Tuesday, February 27, 2007

Conservatives in conclave

Interesting NY Times article on the Council for a National Policy, a secretive meeting venue of prominent American conservatives, where some Republican contenders for the nomination spoke (the Council does not have a website but speeches delivered to it are here). The mission of the Council seems to be to keep the conservative coalition together, although its founder Tim La Haye is a thoroughgoing fundamentalist. Says one speaker, former Reagan energy secretary Don Hodel:
What is important to me is that neither economic nor social conservatives can hope to elect candidates without the substantial support of the other. And, in addition, we have to deal with the fact that within the Republican Party there is a liberal faction which though smaller than either the economic conservative or social conservative blocs. This liberal faction can be the swing votes in Congress and among the electorate in some states, and, therefore, this troublesome faction has disproportionate influence on our policies. Be all that as it may, I am distressed by the apparent and seemingly growing hostility between conservatives. Most recently I have learned of campaigns where the leaders of the party have reacted strongly against a campaign because it chose to raise the issues of life and marriage. In mid-September someone I admire and consider to be a strong and wise economic conservative, Dick Armey, wrote an op-ed piece in the WSJ in which he was critical by name of Christian conservatives in a way which can only offend and upset them. We do not need to drive wedges between us if we are seeking to prevent the Left from capturing the government.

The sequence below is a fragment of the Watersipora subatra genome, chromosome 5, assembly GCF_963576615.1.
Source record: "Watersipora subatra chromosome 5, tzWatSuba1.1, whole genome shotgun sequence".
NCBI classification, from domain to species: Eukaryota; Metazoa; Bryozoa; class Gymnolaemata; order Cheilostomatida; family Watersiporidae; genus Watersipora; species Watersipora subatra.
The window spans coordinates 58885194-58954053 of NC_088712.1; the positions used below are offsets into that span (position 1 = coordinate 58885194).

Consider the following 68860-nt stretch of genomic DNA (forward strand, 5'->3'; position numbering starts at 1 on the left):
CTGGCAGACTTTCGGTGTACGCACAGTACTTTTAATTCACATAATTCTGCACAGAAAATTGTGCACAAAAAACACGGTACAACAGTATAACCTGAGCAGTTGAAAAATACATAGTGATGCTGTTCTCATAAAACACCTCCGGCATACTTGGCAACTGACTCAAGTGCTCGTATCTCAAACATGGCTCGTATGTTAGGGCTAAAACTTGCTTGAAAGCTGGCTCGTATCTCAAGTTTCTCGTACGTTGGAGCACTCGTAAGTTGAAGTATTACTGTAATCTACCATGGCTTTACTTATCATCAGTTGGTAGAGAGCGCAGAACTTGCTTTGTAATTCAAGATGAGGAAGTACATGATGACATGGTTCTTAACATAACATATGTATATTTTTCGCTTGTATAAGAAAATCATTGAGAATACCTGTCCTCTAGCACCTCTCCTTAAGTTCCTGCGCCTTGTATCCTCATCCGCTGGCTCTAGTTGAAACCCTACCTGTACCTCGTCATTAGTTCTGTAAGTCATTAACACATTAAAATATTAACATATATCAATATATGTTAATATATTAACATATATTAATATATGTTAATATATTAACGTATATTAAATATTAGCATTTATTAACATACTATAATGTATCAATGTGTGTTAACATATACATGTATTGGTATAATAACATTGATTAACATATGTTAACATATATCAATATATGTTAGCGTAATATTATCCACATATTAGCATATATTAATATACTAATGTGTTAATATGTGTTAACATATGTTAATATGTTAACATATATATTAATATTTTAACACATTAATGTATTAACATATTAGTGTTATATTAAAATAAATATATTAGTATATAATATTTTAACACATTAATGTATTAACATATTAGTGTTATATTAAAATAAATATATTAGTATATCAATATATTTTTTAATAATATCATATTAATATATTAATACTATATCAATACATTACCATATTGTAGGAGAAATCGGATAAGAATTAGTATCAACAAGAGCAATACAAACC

The NY Times report is particularly interesting for its suggestion that the perceived challenge of radical Islam preoccupies its members as much as their moral and economic concerns. The comment of CNP member Grover Norquist is revealing:
Mr. Norquist said he remained open to any of the three candidates who spoke to the council or to Mr. Romney. He argued that with the right promises, any of the four could redeem themselves in the eyes of the conservative movement despite their past records, just as some high school students take abstinence pledges even after having had sex. “It’s called secondary virginity,” Mr. Norquist said. “It is a big movement in high school and also available for politicians.”
This is an example of how Giuliani could make himself acceptable to the right perhaps, even if some members of the CNP would continue to oppose him.



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